Do you have rosacea?
There are lots of different types of rashes that can crop up on your body, perhaps from an allergic reaction to a product or something you ate, or over-exposure to the sun. Rosacea, unlike an allergic rash or sun rash, is a very common and chronic condition (meaning it may come and go to some degree, but is never completely gone). Rosacea may resemble a deep blush or flushing, and also can appear with small bumps and adult acne as well as broken blood vessels. It shows up as redness and irritation on the face and/or chest, whereas other types of skin rashes can appear anywhere on the body.
Rosacea might be mistaken for a sunburn or acne, so you might be choosing the wrong products to treat it. And people who have it often assume—not always correctly--that they have sensitive skin. It is estimated that at least 16 million adults in the United States have some form or rosacea; it is more frequently seen in women, but more severe when a man has it. People with fair skin are more susceptible—particularly those of English, Irish or Scottish descent. The list of famous people who are known to have rosacea includes former President Bill Clinton and Princess Diana, and Prince Harry appears to have inherited a touch of it as well.
Typical signs and symptoms include:
- Facial flushing
- Skin redness
- Red bumps and small cysts.
- Broken capillaries
Symptoms might disappear for weeks or months, just to crop up again. While rosacea cannot be completely cured, it can be managed and controlled with excellent results that can last months or years.
What causes rosacea?
Doctors consider rosacea a bit of mystery, mostly due to heredity and overactive blood vessels that become aggravated by small irritations. “We see it far more often in fair-skinned people,” says renowned New York dermatologist, Dr. David Bank. “There is a long list of things that can trigger a flare-up,” he continues. “Sun is the biggest culprit, as well as anything that can cause the blood vessels to dilate, such as:
- Eating spicy food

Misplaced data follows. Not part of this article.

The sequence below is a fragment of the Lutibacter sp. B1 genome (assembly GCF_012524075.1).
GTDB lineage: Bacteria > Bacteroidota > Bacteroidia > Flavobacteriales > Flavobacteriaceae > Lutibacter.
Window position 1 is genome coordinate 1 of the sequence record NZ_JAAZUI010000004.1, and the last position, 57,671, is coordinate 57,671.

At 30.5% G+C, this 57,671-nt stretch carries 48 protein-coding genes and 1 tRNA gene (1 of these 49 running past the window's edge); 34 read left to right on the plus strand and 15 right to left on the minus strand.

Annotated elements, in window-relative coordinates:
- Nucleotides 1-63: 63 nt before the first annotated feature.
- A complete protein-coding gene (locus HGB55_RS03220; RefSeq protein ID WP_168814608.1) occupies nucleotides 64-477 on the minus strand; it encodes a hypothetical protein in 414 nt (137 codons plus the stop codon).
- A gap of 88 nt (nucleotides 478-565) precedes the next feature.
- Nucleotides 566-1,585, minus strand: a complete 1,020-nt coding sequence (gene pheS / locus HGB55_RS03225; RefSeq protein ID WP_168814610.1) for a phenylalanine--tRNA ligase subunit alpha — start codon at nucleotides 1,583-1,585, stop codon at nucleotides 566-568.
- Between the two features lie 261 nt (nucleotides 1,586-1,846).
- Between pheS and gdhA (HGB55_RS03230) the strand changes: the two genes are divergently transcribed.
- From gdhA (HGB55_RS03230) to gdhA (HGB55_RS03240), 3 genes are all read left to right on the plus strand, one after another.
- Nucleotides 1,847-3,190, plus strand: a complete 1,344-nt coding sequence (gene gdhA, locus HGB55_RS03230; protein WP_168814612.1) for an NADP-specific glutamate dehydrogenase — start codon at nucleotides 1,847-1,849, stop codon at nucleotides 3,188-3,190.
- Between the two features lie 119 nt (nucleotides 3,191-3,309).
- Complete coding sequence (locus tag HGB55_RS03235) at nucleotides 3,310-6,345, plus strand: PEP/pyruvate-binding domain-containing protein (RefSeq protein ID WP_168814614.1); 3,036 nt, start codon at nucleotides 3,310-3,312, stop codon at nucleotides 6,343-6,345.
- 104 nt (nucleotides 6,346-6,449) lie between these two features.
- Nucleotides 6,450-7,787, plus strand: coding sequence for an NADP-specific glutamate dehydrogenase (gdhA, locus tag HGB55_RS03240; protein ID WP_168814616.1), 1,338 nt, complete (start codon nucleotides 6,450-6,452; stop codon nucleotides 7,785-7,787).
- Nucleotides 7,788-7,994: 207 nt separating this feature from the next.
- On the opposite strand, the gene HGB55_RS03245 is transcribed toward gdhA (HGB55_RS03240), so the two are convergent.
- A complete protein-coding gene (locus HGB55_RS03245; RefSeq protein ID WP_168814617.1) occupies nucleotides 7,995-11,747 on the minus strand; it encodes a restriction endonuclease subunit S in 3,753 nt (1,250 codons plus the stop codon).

- Taking a hot shower
- Drinking alcohol
- Just being outside during hot weather."
Left untreated, rosacea will worsen over time and you can end up with tough-looking skin with a swollen nose, visible broken capillaries and small bumps that resemble acne—mostly on the cheeks and nose, but it can even affect the eyes.
How can it be treated?
“First of all, using sunscreen daily is a must,” Dr. Bank says. “Avoid your triggers, and try to exercise in air-conditioned rooms.” There are non-prescription products that will help cool and calm your skin. “You want to use products for sensitive skin, such as gentle cleansers and moisturizers, and nothing that will cause irritation,” Dr. Bank adds. If you notice flushing, use cold packs to calm down and soothe the skin. Keep your skin cool whenever possible and avoid the triggers that cause flushing. “Essentially, you want products with anti-inflammatory properties,” says Dr. Bank.
- You can also try mixing Vitamin C for redness, with
- hyaluronic acid for extra moisturizing properties.
- Pure Emu Oil also has anti-inflammatory properties, as well as being soothing and moisturizing.
- If you want a great good-for-all-types mild moisturizer, try the Vitamin B Complex which is perfume and dye free, and great for sensitive skin.
- One more suggestion if you are prone to many broken capillaries. The CP Serum in the copper line is beneficial for strengthening the capillary formation per Dr. Pickart.
“Some mild cases of rosacea respond very well to low doses of glycolic or salicylic acid, or mild skin peels, so a little individual experimentation can help you find out which works best for you,” says Dr. Bank.
- Platinum Skin Care recommends the Mandelic & Azelaic Peel 22 for Rosacea skin.
What if your rosacea is more severe?
“Even severe cases of rosacea can be treated very successfully,” assures Dr. Bank. “It will require a visit to a good cosmetic dermatologist, because severe cases require prescription products,” he adds. The prescription cream Retin-A, which also treats acne, has also been used successfully to treat rosacea. Also: “A course of antibiotics will sometimes help reduce the acne-like bumps that often come with rosacea, and we have modern lasers that are also very effective,” Dr. Bank says.
- Please see https://www.ncbi.nlm.nih.gov/pmc/articles/PMC4665052/ if you are interested in learning about Ivermectin and its usage on rosacea. It is Very positive and can definitely be a benefit instead of using antibiotics. It is a topical cream.
The bottom line?
Dr. Bank wants you to know that you do not need to suffer with rosacea: “There are many options and a good dermatologist will surely find the right ones for you. If you have any doubts, or the products you are using are just not helping, give one of us a call and get the great skin you want, and can have.”
Article by: by Dana Ramos